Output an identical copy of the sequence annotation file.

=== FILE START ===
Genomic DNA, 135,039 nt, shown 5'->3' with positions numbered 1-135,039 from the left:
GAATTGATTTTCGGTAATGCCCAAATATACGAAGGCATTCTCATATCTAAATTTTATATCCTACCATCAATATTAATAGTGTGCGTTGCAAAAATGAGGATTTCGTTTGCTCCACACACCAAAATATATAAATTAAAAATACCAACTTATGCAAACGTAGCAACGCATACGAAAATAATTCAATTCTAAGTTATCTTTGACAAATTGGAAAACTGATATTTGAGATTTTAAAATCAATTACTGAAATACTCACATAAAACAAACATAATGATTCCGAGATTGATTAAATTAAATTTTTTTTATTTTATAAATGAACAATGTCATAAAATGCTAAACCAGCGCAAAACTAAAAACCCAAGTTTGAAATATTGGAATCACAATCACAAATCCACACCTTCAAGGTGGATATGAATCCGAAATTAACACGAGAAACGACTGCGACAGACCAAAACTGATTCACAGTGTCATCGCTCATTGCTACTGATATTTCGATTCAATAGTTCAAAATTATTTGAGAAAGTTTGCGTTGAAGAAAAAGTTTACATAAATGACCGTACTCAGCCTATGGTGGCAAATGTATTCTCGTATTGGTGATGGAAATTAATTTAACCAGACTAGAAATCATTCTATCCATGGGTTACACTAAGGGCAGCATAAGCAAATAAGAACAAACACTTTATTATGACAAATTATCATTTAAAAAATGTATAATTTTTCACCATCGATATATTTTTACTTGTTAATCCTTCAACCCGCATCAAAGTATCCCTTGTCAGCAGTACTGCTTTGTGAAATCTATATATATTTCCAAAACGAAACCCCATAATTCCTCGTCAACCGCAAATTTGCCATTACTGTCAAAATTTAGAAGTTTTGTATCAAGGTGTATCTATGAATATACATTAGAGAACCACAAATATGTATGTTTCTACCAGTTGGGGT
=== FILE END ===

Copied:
Genomic DNA, 135,039 nt, shown 5'->3' with positions numbered 1-135,039 from the left:
GAATTGATTTTCGGTAATGCCCAAATATACGAAGGCATTCTCATATCTAAATTTTATATCCTACCATCAATATTAATAGTGTGCGTTGCAAAAATGAGGATTTCGTTTGCTCCACACACCAAAATATATAAATTAAAAATACCAACTTATGCAAACGTAGCAACGCATACGAAAATAATTCAATTCTAAGTTATCTTTGACAAATTGGAAAACTGATATTTGAGATTTTAAAATCAATTACTGAAATACTCACATAAAACAAACATAATGATTCCGAGATTGATTAAATTAAATTTTTTTTATTTTATAAATGAACAATGTCATAAAATGCTAAACCAGCGCAAAACTAAAAACCCAAGTTTGAAATATTGGAATCACAATCACAAATCCACACCTTCAAGGTGGATATGAATCCGAAATTAACACGAGAAACGACTGCGACAGACCAAAACTGATTCACAGTGTCATCGCTCATTGCTACTGATATTTCGATTCAATAGTTCAAAATTATTTGAGAAAGTTTGCGTTGAAGAAAAAGTTTACATAAATGACCGTACTCAGCCTATGGTGGCAAATGTATTCTCGTATTGGTGATGGAAATTAATTTAACCAGACTAGAAATCATTCTATCCATGGGTTACACTAAGGGCAGCATAAGCAAATAAGAACAAACACTTTATTATGACAAATTATCATTTAAAAAATGTATAATTTTTCACCATCGATATATTTTTACTTGTTAATCCTTCAACCCGCATCAAAGTATCCCTTGTCAGCAGTACTGCTTTGTGAAATCTATATATATTTCCAAAACGAAACCCCATAATTCCTCGTCAACCGCAAATTTGCCATTACTGTCAAAATTTAGAAGTTTTGTATCAAGGTGTATCTATGAATATACATTAGAGAACCACAAATATGTATGTTTCTACCAGTTGGGGT